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It’s a nice, warm, mid-winter day in metro Atlanta. You’re out cleaning leaves and clearing debris when you notice a patch of green at the edge of your property where the grass is thin. As you approach the area, you realize that it isn’t weeds. Moss has begun forming where the turf is thin. What is moss, why is it in your lawn, and how do you get rid of it?

What Is Moss?

While moss is in the same kingdom as more developed plants, it is actually much simpler than the grasses, flowers, shrubs, and trees in your landscape. The key differences will not only help explain how and why moss is there, but also why typical post-emergent weed control products don’t hurt moss.

Moss lacks a strong root system. If you’ve ever seen a large fallen tree, you probably noticed the large mass of roots that pulled out of the ground with it. That’s often only a portion of the full root system. The thick roots near the base of the trunk continue to spread, reaching as wide or wider than the farthest stretching leaf, and can be as thin as hair. The complete root system is used for getting water and nutrients into the tree but also serves as the foundation for the massive, heavy structure as it reaches for the sky. Grasses, flowers, and shrubs also have similar roots; however, they are much smaller. Moss doesn’t have a root system like this. Instead, moss has threaded structures called rhizoids. While they look like roots, they often don’t have the ability to absorb water in the same way as roots, and they certainly aren’t big or strong enough to support a large plant.

Moss lacks a vascular system. The only way to remove that fallen tree is to cut it into smaller pieces. If you’ve ever seen a log cut from a tree, you know that there are wood rings in the middle, bark on the outside, and another band between them. These tissues, called vascular tissues, are how plants move water and nutrients up and the sugars made in the leaves back down to the roots. Again, your other plants have these as well, though on a smaller scale. Moss lacks these vascular tissues, also keeping them very small.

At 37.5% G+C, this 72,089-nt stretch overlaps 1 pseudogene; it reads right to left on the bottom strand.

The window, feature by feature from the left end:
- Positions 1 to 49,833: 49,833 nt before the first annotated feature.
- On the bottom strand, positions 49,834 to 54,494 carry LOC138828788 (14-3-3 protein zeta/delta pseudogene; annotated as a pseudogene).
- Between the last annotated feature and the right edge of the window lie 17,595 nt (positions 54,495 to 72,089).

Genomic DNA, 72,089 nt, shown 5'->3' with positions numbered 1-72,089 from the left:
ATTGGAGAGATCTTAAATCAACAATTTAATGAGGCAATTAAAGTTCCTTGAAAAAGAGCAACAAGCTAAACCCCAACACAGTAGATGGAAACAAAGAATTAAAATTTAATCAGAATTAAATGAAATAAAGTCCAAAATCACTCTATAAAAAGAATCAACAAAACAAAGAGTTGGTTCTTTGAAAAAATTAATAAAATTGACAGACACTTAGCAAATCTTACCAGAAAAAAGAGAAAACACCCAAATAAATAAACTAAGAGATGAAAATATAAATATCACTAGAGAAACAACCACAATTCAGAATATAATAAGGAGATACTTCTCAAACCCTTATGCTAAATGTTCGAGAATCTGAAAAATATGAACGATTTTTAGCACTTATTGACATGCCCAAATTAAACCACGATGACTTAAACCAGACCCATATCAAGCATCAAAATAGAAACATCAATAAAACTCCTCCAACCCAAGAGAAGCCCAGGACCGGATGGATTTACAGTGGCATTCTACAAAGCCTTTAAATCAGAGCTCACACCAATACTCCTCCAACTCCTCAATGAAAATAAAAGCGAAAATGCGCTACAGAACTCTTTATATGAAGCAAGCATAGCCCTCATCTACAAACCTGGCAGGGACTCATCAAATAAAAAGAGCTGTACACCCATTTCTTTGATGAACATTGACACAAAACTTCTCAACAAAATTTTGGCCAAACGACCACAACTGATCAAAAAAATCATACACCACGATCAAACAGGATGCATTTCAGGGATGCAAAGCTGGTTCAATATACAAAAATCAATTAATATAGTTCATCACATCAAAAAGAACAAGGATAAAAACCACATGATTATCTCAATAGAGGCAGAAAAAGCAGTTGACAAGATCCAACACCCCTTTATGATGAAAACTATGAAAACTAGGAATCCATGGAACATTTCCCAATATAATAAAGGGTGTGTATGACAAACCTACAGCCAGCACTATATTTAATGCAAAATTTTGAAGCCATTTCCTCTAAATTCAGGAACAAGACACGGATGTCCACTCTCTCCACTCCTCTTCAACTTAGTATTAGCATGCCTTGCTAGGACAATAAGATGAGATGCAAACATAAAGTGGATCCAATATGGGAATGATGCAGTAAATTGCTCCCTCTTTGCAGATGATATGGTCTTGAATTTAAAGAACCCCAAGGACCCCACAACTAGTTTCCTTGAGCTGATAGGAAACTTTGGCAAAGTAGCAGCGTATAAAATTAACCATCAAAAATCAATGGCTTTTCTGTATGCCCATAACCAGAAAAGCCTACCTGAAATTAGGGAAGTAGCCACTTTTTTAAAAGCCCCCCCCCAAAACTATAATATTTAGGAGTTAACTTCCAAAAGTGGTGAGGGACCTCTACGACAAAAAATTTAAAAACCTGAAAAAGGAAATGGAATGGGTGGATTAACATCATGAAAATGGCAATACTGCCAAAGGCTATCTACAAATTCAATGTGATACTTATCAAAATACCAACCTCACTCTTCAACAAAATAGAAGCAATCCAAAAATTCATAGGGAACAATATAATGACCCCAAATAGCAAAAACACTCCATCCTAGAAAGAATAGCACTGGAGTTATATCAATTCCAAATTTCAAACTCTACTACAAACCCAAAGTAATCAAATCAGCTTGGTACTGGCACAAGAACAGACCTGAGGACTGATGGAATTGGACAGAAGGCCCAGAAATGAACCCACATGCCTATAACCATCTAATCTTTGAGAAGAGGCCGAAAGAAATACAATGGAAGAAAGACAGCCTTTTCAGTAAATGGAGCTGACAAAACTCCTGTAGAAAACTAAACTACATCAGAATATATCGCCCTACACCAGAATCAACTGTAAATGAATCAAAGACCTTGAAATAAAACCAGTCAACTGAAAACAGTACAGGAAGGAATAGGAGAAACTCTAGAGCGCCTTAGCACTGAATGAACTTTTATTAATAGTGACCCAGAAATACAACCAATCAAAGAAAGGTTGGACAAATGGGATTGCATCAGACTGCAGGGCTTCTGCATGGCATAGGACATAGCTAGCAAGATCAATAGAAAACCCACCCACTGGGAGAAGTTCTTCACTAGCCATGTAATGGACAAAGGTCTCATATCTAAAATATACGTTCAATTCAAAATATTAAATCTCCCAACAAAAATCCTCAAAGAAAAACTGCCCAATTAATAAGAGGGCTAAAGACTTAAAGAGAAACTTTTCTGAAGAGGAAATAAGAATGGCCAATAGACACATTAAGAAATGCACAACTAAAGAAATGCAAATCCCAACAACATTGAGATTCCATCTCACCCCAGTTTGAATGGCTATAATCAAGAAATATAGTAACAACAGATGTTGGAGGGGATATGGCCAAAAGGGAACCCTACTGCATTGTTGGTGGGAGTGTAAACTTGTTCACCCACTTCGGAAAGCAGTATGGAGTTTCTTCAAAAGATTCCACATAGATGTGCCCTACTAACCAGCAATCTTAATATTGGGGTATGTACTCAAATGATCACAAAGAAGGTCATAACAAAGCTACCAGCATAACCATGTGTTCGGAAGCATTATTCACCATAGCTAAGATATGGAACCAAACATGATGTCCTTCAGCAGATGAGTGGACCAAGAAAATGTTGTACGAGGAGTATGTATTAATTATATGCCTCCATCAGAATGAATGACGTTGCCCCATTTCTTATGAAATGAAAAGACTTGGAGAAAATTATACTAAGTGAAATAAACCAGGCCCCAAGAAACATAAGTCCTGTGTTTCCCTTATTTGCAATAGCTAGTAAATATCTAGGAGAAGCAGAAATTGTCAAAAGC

Moss Thrives Where Turf Struggles

Weeds, like our grasses, have the roots and vascular tissues we discussed above. When given ideal conditions, they can grow in our landscapes. Healthy turf slows weeds down but requires pre-emergent weed control products for maximal suppression.

Moss can’t invade areas where turf is healthy and dense. Instead, moss only grows in these opportunities:

  • the turf is thin
  • the area is relatively shady
  • there is enough moisture to sustain them.

Shady, wet, compacted areas with low pH and poor nutrition will result in thin turf and promote moss growth. Correcting these issues and promoting healthy grass will discourage moss from regrowth, but how do you get rid of existing moss?

How to Get Rid of Moss 

Our pre- and post-emergent weed control products are feats of modern chemical engineering. It may seem like they kill weeds on contact, but these products are actually absorbed and used in different ways that result in the removal or total suppression of the pest. 

As discussed above, moss doesn’t have many of the fundamental tissues that weeds have. It also doesn’t undergo many of the same processes. It’s these processes that weed control products target. This means these products are often ineffective in the control of moss. 

Oftentimes, the best way to remove moss is by physical or mechanical means. Pulling, raking, or scraping easily takes care of moss. This is normally a simple accessory to the processes of correcting the environmental conditions challenging turf health. The best defense against moss is a good offense. Choosing the right turf type and optimizing the conditions for that turf will result in an environment that doesn’t favor moss.

Important Takeaways 

  • Moss is a primitive organism, lacking the normal roots and vascular tissues more developed plants like grasses, flowers, shrubs, and trees have. 
  • Moss thrives where grasses struggle, preferring conditions that make for thin lawns. Moss takes advantage of those thin, damp, shady areas. 
  • Moss doesn’t undergo many of the processes that pre- and post-emergent weed control products target. That means moss isn’t controlled by them. 
  • The best defense is a good offense. Mechanical removal, correction of the issues resulting in thinness, and establishment of a healthy turf will stop moss from forming.